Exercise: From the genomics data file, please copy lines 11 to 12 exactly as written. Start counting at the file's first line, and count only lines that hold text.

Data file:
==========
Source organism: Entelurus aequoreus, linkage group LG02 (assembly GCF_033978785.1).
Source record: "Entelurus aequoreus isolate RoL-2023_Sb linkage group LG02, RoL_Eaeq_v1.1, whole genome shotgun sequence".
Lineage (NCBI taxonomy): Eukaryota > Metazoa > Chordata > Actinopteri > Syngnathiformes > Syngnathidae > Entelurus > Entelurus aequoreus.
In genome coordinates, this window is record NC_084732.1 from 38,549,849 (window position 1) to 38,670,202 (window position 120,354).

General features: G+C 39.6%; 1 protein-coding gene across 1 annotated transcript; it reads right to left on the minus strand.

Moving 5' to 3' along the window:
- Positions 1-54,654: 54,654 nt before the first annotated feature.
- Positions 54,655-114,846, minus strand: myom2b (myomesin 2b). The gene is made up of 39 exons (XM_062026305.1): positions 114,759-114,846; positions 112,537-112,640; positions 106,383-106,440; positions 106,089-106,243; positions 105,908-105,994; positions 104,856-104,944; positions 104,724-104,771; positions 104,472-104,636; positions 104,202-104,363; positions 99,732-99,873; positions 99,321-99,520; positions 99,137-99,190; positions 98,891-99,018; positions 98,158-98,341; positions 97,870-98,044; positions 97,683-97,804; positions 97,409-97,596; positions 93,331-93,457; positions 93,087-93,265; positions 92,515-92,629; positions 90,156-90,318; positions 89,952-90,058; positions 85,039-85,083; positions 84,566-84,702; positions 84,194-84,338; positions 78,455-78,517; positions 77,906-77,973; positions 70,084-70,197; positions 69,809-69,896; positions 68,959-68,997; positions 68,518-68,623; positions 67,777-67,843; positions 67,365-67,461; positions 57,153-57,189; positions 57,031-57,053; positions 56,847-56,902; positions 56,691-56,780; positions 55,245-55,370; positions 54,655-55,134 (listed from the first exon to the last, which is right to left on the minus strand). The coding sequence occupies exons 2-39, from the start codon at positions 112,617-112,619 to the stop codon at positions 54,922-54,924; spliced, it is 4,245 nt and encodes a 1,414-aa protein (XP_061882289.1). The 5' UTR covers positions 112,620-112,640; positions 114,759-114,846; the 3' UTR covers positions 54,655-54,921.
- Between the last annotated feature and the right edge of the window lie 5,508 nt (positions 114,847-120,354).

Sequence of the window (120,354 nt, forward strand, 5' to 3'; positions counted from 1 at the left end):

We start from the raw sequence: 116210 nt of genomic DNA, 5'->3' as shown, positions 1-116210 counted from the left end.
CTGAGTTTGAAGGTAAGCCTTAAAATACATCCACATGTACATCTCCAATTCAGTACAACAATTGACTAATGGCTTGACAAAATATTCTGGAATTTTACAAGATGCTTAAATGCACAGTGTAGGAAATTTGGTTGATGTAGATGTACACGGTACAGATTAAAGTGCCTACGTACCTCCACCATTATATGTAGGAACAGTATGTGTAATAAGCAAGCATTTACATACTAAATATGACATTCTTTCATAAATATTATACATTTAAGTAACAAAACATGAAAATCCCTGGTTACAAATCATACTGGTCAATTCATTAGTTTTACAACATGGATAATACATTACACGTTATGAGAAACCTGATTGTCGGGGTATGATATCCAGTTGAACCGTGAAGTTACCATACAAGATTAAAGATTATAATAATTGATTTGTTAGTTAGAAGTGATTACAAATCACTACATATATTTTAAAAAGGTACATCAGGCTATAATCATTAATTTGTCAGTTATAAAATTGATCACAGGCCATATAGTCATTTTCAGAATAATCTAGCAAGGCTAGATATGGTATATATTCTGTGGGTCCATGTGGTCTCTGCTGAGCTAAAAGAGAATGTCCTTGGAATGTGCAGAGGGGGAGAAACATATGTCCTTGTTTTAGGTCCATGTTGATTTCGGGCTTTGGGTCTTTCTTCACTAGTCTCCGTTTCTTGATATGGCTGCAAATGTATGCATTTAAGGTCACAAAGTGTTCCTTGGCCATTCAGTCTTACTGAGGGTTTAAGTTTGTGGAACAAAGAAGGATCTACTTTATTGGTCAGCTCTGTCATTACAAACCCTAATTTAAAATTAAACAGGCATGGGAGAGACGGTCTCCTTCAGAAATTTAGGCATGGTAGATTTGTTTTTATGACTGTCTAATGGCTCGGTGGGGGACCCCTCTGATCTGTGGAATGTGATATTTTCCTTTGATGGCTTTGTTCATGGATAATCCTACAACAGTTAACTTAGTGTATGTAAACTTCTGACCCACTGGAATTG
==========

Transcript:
We start from the raw sequence: 116210 nt of genomic DNA, 5'->3' as shown, positions 1-116210 counted from the left end.
CTGAGTTTGAAGGTAAGCCTTAAAATACATCCACATGTACATCTCCAATTCAGTACAACAATTGACTAATGGCTTGACAAAATATTCTGGAATTTTACAAGATGCTTAAATGCACAGTGTAGGAAATTTGGTTGATGTAGATGTACACGGTACAGATTAAAGTGCCTACGTACCTCCACCATTATATGTAGGAACAGTATGTGTAATAAGCAAGCATTTACATACTAAATATGACATTCTTTCATAAATATTATACATTTAAGTAACAAAACATGAAAATCCCTGGTTACAAATCATACTGGTCAATTCATTAGTTTTACAACATGGATAATACATTACACGTTATGAGAAACCTGATTGTCGGGGTATGATATCCAGTTGAACCGTGAAGTTACCATACAAGATTAAAGATTATAATAATTGATTTGTTAGTTAGAAGTGATTACAAATCACTACATATATTTTAAAAAGGTACATCAGGCTATAATCATTAATTTGTCAGTTATAAAATTGATCACAGGCCATATAGTCATTTTCAGAATAATCTAGCAAGGCTAGATATGGTATATATTCTGTGGGTCCATGTGGTCTCTGCTGAGCTAAAAGAGAATGTCCTTGGAATGTGCAGAGGGGGAGAAACATATGTCCTTGTTTTAGGTCCATGTTGATTTCGGGCTTTGGGTCTTTCTTCACTAGTCTCCGTTTCTTGATATGGCTGCAAATGTATGCATTTAAGGTCACAAAGTGTTCCTTGGCCATTCAGTCTTACTGAGGGTTTAAGTTTGTGGAACAAAGAAGGATCTACTTTATTGGTCAGCTCTGTCATTACAAACCCTAATTTAAAATTAAACAGGCATGGGAGAGACGGTCTCCTTCAGAAATTTAGGCATGGTAGATTTGTTTTTATGACTGTCTAATGGCTCGGTGGGGGACCCCTCTGATCTGTGGAATGTGATATTTTCCTTTGATGGCTTTGTTCATGGATAATCCTACAACAGTTAACTTAGTGTATGTAAACTTCTGACCCACTGGAATTG